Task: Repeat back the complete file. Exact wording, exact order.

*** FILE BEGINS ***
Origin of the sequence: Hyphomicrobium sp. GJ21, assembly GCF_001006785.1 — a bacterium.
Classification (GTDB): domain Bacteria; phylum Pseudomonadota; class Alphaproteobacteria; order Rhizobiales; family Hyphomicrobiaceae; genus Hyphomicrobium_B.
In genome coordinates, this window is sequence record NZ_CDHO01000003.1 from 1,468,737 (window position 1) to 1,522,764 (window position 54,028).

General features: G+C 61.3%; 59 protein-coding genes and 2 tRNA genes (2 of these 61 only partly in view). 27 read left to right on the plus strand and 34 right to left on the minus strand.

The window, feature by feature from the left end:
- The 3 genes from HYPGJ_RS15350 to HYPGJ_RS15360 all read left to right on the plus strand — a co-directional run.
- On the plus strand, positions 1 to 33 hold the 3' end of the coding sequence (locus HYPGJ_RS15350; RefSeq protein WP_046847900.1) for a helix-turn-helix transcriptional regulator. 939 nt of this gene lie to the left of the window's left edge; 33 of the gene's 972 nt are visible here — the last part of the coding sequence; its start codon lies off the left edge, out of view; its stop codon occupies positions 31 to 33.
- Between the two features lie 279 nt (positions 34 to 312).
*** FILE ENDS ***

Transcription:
Origin of the sequence: Hyphomicrobium sp. GJ21, assembly GCF_001006785.1 — a bacterium.
Classification (GTDB): domain Bacteria; phylum Pseudomonadota; class Alphaproteobacteria; order Rhizobiales; family Hyphomicrobiaceae; genus Hyphomicrobium_B.
In genome coordinates, this window is sequence record NZ_CDHO01000003.1 from 1,468,737 (window position 1) to 1,522,764 (window position 54,028).

General features: G+C 61.3%; 59 protein-coding genes and 2 tRNA genes (2 of these 61 only partly in view). 27 read left to right on the plus strand and 34 right to left on the minus strand.

The window, feature by feature from the left end:
- The 3 genes from HYPGJ_RS15350 to HYPGJ_RS15360 all read left to right on the plus strand — a co-directional run.
- On the plus strand, positions 1 to 33 hold the 3' end of the coding sequence (locus HYPGJ_RS15350; RefSeq protein WP_046847900.1) for a helix-turn-helix transcriptional regulator. 939 nt of this gene lie to the left of the window's left edge; 33 of the gene's 972 nt are visible here — the last part of the coding sequence; its start codon lies off the left edge, out of view; its stop codon occupies positions 31 to 33.
- Between the two features lie 279 nt (positions 34 to 312).